Here is an example from Louisiana.

Posted: Oct 18, 2011 4:58 AM CST
Cold hard cash. It’s good everywhere you go, right? You can use it to pay for anything.

But that’s not the case here in Louisiana now. It’s a law that was passed during this year’s busy legislative session.
House bill 195 basically says those who buy and sell second hand goods cannot use cash to make those transactions, and it flew so far under the radar most businesses don’t even know about it.

“We’re gonna lose a lot of business,” says Danny Guidry, who owns the Pioneer Trading Post in Lafayette. He deals in buying and selling unique second hand items.

“We don’t want this cash transaction to be taken away from us. It’s an everyday transaction,” Guidry explains.
Guidry says, “I think everyone in this business once they find out about it. They’re will definitely be a lot of uproar.”
The law states those who buy or sell second hand goods are prohibited from using cash. State representative Rickey Hardy co-authored the bill.
Hardy says, “they give a check or a cashiers money order, or electronic one of those three mechanisms is used.”
Hardy says the bill is targeted at criminals who steal anything from copper to televisions, and sell them for a quick buck. Having a paper trail will make it easier for law enforcement.
“It’s a mechanism to be used so the police department has something to go on and have a lead,” explains Hardy.
Guidry feels his store shouldn’t have to change it’s ways of doing business, because he may possibly buy or sell stolen goods. Something he says has happened once in his eight years.
“We are being targeted for something we shouldn’t be.”
Besides non-profit resellers like Goodwill, and garage sales, the language of the bill encompasses stores like the Pioneer Trading Post and flea markets.
Lawyer Thad Ackel Jr. feels the passage of this bill begins a slippery slope for economic freedom in the state.
“The government is placing a significant restriction on individuals transacting in their own private property,” says Ackel.
Pawn shops have been forced to keep records of their clients for years. However under this bill they are still allowed to deal in cash.

Really?  I can tick off instances where cash is the only method of monetary transaction.  What are you going to do at Garage/Yard/Rummage sales?  Install a card swipe for a few days? What about a flea market organized as a fund raiser?  What about the Salvation Army store and Goodwill? Credit and debit cards only? Just think of the impacts to all private sales.

This legislation seems to be focused primarily on small and individual businesses.  Perhaps the real reason is that cash transactions are the staple of the grey economy…those transactions between individuals that is never reported to the state—and never collect sales tax either.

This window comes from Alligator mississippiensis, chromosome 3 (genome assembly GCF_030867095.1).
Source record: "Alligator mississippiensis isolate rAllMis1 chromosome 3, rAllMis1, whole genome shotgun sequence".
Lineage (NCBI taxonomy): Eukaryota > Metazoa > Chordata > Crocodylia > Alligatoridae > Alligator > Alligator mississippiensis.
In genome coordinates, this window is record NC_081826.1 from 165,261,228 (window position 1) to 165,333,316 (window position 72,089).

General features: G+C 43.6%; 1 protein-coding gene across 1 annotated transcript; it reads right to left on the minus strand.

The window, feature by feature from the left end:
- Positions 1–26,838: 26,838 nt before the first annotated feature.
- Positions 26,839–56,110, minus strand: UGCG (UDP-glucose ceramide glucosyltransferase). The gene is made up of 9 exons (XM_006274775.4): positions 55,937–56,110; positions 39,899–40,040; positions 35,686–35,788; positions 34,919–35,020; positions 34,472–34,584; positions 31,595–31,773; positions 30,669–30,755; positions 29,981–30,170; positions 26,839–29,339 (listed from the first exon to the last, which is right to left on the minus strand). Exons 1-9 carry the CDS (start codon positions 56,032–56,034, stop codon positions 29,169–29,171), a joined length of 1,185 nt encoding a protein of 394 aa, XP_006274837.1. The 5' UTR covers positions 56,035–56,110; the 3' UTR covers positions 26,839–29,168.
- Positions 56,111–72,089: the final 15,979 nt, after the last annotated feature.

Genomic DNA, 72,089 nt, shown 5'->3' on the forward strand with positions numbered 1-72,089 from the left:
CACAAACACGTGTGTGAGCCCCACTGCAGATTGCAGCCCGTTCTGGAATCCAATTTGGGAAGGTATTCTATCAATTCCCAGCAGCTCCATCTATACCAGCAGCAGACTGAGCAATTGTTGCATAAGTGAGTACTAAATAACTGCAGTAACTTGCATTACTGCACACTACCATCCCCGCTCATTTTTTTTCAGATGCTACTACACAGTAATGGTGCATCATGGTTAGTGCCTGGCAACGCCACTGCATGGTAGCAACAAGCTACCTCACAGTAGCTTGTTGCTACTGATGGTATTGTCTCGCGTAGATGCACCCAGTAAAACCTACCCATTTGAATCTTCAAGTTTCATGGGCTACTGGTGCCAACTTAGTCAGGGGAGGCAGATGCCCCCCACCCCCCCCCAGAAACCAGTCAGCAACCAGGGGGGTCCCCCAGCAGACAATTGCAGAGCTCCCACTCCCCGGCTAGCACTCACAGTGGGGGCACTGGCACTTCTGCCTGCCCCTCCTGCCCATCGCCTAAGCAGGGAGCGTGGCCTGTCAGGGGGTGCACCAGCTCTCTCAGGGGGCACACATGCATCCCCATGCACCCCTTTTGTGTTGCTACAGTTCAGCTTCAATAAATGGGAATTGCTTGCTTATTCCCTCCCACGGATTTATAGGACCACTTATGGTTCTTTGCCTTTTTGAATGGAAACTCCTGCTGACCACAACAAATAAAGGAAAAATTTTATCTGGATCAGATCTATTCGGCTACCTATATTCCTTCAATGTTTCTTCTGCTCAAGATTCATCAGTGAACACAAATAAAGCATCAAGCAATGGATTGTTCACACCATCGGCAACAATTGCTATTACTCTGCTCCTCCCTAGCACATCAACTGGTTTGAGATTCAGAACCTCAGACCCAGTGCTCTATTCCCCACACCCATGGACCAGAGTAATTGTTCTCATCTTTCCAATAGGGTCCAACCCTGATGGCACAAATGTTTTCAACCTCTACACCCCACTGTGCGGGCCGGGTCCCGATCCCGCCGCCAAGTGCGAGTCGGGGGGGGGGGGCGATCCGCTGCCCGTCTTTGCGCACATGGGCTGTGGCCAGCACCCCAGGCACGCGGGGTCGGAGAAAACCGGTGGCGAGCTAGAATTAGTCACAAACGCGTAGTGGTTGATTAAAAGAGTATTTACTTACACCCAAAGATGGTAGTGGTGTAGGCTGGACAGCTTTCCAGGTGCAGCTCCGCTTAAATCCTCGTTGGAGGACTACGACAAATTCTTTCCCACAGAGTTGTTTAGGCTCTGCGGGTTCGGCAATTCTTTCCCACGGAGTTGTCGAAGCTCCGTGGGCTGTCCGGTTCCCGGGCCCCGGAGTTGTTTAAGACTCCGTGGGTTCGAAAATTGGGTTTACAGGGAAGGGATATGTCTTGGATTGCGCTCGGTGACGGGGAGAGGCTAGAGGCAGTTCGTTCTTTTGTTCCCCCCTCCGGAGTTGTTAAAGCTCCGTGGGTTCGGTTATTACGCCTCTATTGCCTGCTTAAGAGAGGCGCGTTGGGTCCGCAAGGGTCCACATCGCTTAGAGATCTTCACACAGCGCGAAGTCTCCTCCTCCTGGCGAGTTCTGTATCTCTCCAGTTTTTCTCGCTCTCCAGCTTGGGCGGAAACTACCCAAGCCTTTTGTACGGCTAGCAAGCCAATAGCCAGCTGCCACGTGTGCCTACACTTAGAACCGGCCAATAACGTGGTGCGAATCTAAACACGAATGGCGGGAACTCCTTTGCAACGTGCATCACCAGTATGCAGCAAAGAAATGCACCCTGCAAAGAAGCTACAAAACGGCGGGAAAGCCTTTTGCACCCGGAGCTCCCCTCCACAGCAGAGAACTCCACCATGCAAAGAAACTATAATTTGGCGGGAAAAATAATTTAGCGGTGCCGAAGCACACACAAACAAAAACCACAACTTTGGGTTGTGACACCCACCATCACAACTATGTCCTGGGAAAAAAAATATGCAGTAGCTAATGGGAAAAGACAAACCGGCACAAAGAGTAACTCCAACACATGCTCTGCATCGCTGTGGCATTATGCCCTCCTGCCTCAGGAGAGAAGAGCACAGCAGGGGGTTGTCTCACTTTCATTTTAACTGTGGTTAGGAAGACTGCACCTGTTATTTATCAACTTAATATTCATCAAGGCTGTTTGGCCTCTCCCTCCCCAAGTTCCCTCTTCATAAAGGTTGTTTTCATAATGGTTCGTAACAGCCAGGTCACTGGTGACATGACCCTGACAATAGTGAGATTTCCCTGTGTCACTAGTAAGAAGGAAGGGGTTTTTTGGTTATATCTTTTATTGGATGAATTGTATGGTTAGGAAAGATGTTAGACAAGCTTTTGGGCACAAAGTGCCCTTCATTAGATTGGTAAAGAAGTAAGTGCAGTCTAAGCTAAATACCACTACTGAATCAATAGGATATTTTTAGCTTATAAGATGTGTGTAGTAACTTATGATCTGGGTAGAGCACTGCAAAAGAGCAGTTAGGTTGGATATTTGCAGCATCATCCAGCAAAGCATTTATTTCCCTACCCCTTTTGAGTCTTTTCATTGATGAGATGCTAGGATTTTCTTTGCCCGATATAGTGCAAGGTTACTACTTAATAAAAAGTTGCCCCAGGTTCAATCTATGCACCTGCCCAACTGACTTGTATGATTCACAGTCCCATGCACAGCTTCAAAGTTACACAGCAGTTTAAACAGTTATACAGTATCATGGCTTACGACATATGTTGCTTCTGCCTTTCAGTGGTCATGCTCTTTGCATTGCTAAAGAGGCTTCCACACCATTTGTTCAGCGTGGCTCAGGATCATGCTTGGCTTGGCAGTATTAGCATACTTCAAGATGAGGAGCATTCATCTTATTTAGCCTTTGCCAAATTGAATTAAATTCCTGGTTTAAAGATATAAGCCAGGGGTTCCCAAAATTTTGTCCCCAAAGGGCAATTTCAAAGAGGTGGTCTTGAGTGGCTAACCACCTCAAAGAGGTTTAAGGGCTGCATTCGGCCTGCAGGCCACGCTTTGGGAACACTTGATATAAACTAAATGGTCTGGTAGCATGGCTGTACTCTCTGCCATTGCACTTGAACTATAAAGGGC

On top of all that, how can you enforce it? Garrison every second hand store, every pawn shop with a cop?  Oh, I forgot, they exempted pawn shops.

But, how could I be surprised when this comes from a state that provided Mayor Ray Nagin of New Orleans who, when his city was in peril, fled to Las Vegas and left his constituents to drown and Governor Kathleen Blanco who dithered for days before allowing the feds to enter the state for disaster assistance and then tried to pass her failures onto the Bush Administration.

A famous saying came out of the mess of Katrina, “Stuck on Stupid.”  I see it is still alive and well in Louisiana.

Alert! Obama’s teleprompter stolen and held for ransom!

Overnight, a truck with Obama’s teleprompter, podium, presidential seals and a portable sound stage was stolen in Virginia.  The truck contained the equipment that was to be used for a speech by Obama at Chesterfield, VA, a few days ago.

The Richmond Police received a communication about the stolen teleprompter.

October 18, 2011

APB put out for Obama’s teleprompter

Rick Moran

Police in Richmond, VA have issued an All Points Bulletin for a truck carrying President Obama’s teleprompter and other electronic equipment which was stolen from the hotel yesterday.

The vehicle was later recovered Monday afternoon in the parking lot of a Holiday Inn Express near the airport. Sources tell WWBT/NBC12 that law enforcement agencies were seen examining a white truck that was parked there.

There are no indications of whether equipment was taken from the truck.
“No classified or sensitive information was in the vehicle. We take incidents such as this very seriously and a formal investigation is continuing,” a Defense Information Systems Agency spokesperson told the news outlet.

No ransom demand for the teleprompter has been made as yet, but a source in the Richmond police department reports receiving a threat from an unknown caller who reportedly said, “Tell the prez that unless he gives the OWS demonstrators what they want, the TOTUS gets one right between the paddles.”
White House aides considered canceling several events, worried that the lack of a teleprompter would make the president more incoherent than usual. But Obama bravely insisted that “the show must go on” and would ad lib if necessary. Panicked advisors talked about rigging a “Fail Safe” switch so that they could turn the sound off on the president’s mike if, as expected, Obama began to stutter and stammer while losing his place. It is unknown if they were able to install the switch prior to the president’s appearance.